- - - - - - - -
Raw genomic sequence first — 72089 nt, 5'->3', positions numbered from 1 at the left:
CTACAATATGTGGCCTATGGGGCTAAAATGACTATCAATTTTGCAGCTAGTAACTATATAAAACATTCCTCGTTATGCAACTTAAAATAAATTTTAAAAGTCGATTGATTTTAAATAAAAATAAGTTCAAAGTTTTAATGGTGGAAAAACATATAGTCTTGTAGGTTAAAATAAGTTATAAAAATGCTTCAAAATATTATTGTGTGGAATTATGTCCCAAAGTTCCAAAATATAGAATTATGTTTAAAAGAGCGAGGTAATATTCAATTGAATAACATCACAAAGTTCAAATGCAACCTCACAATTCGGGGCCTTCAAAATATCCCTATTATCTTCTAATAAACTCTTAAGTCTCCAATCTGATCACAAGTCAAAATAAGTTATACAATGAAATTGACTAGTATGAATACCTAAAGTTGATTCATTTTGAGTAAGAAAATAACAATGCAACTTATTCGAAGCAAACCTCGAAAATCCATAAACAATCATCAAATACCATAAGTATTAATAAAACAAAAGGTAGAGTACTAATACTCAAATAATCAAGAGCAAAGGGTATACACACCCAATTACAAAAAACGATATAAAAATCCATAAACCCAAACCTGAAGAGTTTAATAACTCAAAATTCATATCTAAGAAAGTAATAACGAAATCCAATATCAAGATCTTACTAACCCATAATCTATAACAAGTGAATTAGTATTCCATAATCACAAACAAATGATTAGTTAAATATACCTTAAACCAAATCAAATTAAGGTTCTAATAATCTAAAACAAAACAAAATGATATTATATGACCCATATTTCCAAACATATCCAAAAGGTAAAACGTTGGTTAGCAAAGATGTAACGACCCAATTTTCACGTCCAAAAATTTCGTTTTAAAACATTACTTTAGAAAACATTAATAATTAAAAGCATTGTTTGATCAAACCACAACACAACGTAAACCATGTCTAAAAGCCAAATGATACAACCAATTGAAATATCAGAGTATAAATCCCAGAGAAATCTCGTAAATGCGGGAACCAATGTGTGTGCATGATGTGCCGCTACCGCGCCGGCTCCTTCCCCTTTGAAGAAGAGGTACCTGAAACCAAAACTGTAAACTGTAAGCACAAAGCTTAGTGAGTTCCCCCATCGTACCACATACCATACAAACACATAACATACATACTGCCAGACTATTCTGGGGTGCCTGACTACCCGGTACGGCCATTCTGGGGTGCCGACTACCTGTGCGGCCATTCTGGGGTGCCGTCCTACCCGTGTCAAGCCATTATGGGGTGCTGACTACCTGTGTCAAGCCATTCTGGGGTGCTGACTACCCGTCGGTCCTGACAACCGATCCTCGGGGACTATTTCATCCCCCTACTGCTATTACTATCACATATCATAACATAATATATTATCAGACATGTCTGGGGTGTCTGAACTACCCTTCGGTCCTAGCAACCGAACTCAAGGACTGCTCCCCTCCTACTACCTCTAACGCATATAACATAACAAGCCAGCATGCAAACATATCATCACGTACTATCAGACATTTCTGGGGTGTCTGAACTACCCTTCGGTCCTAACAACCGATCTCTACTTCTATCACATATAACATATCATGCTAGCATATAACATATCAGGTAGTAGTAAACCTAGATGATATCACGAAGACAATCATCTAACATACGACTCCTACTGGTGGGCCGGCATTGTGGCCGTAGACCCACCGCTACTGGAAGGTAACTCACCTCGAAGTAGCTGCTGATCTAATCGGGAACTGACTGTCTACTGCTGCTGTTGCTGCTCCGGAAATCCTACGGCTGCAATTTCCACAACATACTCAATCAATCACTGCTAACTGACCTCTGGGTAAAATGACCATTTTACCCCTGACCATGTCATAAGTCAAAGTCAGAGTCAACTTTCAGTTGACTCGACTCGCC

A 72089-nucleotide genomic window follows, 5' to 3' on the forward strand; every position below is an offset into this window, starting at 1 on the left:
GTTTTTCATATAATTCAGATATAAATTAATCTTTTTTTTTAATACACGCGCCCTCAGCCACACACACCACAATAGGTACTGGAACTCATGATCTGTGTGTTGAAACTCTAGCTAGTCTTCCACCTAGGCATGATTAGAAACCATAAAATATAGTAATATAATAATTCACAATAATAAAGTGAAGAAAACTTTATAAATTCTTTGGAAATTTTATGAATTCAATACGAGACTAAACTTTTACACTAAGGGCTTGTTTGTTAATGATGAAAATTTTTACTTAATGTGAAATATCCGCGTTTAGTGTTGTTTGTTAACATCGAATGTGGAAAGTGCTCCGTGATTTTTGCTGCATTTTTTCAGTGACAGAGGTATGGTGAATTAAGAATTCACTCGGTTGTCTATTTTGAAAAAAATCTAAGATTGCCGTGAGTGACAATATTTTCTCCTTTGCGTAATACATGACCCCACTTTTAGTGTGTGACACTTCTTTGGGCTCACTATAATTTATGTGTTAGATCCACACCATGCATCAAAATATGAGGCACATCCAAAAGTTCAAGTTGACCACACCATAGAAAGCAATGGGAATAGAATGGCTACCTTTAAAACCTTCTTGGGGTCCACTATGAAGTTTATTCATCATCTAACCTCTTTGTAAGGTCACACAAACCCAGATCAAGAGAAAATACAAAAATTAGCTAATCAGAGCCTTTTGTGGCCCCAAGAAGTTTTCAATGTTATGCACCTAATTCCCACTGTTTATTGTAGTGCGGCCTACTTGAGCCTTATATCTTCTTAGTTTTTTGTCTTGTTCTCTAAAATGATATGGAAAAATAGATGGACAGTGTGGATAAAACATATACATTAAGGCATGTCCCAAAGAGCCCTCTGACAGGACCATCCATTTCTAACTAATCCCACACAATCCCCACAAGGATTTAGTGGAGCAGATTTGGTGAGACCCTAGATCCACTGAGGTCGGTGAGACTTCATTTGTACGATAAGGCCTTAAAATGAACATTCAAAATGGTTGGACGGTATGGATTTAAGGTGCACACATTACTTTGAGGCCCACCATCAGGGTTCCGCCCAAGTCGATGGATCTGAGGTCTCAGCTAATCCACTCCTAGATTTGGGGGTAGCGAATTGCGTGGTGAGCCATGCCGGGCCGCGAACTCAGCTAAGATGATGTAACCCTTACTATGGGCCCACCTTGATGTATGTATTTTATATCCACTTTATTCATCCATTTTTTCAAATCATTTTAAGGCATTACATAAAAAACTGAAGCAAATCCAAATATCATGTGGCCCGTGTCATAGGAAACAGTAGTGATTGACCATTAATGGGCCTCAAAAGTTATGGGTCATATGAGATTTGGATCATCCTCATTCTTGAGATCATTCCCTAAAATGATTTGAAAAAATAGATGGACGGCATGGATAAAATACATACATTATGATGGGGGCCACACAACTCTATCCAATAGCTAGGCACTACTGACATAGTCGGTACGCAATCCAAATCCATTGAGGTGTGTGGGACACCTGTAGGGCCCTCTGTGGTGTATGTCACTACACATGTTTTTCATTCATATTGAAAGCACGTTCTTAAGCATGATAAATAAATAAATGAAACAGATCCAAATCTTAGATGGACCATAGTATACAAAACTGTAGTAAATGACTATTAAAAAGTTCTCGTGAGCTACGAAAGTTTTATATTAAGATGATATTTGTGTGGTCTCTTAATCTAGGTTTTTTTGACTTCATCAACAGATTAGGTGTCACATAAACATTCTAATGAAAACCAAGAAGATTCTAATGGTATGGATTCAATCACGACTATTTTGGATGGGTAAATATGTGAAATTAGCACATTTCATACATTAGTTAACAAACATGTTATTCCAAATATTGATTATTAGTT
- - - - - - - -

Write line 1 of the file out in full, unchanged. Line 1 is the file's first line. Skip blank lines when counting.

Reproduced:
Raw genomic sequence first — 72089 nt, 5'->3', positions numbered from 1 at the left: